Such a statement is one of those things floating around and I have no idea where it came from. I never withheld preparations from my tournaments. I would often say that my focus had been on the matches. I meant my mental focus. Not that I am playing second-rate stuff (in tournaments). My point is, I honestly don’t follow this stuff. The thing is, this is perfectly normal behaviour.

Fans in any sport have animated discussions, speculate what is happening between this and that. They try to get to ulterior motives. That’s how they enjoy their sport, which is fine. Equally, it’s my job not to read this stuff because it’s meant to annoy me. It’s relevant... well let them have their fun. That’s what they are supposed to do. I am not going to do it. I just think some of the explanations they come up with are reasonably good guesses, even if they are not correct. Some tend to be accurate but I cannot even see them. The point is, it doesn’t matter to me. It doesn't matter if they hit on something that might turn out to be a good explanation. I don’t particularly think the way you play chess is to solicit second opinion. At least, that is not the way I play chess. When I play chess, I am solving problems, having fun.

From my point of view, I can say that it is a very silly idea that I was holding something back (in tournaments). I would have gladly used all my ideas if I could. But may be, my preparation for matches was so oriented towards one opponent that it was hard to find ideas that I could use against others. Or, perhaps, I was unable to focus on tournaments with the same intensity as matches. These are statements that I can live with. But saying that I withheld something because I felt in some way playing tournaments like this was okay, I think it’s an insane idea.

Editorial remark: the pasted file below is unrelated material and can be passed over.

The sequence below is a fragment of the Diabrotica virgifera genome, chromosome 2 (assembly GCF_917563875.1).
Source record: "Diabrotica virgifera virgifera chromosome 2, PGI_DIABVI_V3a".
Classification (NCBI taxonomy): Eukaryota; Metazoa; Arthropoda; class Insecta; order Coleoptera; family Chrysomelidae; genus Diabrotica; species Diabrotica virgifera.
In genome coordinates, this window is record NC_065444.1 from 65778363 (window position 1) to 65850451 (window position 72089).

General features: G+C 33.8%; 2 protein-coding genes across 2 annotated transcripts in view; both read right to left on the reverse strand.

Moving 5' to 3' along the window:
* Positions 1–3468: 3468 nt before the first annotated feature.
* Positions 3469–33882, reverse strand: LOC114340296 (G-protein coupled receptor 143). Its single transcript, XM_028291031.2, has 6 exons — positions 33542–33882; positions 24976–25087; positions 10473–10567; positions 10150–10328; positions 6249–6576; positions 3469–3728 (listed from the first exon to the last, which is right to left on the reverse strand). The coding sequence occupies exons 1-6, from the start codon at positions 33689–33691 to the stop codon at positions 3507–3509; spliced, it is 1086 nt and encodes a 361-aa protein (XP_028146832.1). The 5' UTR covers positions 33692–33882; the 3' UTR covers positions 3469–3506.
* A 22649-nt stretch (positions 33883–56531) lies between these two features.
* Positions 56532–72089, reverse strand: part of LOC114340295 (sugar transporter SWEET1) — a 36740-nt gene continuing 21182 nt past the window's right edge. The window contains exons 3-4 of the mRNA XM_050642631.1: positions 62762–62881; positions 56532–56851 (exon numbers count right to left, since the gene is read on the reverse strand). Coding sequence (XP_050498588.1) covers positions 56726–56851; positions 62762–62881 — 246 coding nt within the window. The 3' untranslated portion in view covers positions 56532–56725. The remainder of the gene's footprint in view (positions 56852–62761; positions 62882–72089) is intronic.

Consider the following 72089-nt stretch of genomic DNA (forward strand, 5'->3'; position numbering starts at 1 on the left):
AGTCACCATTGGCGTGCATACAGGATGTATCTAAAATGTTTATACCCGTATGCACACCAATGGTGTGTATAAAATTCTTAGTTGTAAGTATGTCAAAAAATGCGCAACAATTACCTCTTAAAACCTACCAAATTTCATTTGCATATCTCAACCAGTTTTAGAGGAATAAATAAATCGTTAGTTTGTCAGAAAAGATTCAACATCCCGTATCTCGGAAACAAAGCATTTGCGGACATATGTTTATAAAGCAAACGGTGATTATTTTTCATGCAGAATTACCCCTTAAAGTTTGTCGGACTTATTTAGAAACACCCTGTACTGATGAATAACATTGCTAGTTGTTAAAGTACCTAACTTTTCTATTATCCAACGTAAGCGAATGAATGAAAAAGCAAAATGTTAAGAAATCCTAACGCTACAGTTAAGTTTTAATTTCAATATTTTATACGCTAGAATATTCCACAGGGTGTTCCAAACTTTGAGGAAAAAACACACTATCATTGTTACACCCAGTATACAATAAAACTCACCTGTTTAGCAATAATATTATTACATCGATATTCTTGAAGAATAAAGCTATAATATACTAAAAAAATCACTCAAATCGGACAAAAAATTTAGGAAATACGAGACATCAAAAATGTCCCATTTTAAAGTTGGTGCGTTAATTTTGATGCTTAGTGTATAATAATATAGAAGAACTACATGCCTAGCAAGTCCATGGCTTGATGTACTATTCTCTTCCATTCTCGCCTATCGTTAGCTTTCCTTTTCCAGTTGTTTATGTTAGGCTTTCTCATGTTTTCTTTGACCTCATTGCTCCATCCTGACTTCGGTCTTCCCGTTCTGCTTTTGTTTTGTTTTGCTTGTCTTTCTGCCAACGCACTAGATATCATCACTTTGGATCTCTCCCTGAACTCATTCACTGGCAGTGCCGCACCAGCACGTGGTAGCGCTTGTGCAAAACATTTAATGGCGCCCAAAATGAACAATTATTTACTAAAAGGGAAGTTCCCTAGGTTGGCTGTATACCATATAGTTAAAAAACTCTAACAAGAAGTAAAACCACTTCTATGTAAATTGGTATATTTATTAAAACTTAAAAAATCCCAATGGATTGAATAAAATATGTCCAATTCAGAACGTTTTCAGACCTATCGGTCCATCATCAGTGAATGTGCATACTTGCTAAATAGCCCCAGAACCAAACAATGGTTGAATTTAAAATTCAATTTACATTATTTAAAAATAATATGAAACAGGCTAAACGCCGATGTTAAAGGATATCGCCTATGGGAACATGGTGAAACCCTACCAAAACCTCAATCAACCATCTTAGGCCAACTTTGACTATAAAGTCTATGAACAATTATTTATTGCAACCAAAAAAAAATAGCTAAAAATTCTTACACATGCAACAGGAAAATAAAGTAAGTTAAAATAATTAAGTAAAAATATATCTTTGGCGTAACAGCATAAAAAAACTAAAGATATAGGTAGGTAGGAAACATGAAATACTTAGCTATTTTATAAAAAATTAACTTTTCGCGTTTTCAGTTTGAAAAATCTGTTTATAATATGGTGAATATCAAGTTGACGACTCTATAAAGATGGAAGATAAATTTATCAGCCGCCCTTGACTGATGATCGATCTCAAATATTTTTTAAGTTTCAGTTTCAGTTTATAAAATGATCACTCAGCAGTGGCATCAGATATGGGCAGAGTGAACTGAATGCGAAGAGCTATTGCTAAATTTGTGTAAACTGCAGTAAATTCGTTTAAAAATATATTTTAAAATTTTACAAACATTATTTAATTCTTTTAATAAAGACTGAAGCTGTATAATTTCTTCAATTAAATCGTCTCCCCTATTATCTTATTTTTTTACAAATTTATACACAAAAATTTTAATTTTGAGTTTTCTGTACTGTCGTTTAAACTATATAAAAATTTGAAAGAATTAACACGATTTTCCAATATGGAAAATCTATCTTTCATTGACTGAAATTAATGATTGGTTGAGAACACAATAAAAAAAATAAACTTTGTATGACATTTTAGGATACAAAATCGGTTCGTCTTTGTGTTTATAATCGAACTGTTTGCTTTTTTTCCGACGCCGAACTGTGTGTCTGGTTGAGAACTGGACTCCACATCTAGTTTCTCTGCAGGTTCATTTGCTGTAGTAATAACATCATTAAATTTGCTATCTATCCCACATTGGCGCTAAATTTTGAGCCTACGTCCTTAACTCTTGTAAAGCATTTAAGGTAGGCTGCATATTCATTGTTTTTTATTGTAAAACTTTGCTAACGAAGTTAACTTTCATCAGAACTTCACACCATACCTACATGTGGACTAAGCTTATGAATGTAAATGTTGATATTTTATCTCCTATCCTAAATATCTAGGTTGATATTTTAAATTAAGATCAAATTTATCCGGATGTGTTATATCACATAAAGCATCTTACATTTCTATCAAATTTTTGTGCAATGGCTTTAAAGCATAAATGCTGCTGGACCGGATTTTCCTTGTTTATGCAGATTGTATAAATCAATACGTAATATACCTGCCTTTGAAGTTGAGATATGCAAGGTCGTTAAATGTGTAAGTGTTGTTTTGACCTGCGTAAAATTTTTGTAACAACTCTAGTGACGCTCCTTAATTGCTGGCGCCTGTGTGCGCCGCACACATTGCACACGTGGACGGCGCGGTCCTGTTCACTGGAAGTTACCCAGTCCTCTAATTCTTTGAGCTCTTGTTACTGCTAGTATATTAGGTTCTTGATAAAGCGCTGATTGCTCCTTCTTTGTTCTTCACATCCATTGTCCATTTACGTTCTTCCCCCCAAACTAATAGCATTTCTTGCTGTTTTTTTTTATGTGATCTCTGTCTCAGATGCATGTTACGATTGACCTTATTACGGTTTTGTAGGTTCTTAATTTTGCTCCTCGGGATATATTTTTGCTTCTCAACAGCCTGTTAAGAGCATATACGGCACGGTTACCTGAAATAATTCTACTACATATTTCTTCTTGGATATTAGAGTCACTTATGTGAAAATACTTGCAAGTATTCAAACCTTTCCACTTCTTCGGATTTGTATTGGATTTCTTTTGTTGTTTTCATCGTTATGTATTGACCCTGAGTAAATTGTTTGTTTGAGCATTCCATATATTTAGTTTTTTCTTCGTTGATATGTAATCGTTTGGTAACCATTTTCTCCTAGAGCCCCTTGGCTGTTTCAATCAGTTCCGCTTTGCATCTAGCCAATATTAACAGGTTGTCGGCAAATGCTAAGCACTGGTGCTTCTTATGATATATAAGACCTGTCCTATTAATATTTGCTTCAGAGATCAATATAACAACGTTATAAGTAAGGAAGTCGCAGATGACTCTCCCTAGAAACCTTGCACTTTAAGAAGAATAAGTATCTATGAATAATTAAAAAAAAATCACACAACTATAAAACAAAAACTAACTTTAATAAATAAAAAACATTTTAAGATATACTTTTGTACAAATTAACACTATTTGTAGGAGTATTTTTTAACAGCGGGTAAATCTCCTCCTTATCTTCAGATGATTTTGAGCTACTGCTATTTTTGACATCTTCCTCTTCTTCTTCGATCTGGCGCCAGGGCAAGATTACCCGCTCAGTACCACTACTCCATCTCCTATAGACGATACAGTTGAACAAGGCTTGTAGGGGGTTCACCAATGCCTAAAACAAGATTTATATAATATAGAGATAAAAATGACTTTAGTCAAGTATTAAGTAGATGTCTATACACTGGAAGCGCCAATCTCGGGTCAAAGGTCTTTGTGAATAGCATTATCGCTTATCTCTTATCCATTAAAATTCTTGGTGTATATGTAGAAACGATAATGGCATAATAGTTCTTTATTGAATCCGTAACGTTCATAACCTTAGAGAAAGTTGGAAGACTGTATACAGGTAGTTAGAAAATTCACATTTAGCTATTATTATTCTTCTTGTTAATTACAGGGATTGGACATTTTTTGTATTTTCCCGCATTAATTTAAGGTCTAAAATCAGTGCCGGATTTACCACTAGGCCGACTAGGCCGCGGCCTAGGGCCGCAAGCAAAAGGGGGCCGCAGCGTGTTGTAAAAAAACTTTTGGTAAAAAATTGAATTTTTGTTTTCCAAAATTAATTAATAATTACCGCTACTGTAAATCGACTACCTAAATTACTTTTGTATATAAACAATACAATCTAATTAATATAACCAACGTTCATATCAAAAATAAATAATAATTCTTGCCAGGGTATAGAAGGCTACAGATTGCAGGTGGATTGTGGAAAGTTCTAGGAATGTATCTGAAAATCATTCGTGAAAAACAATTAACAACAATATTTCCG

On coming back, were there any celebrations at home?

Not in a formal way. I spent the afternoon tickling Akhil. It was a pleasant day of phone calls from friends. That’s celebration enough. Akhil came to the airport. He was very excited because there were planes in the background. He kept touching my photo and said papa... papa...When I came out, he was very excited to see the real thing. He came running to me and kept saying... aple... aple... (for aeroplane) and he kept pointing at the back. I couldn’t have asked for a more touching reception.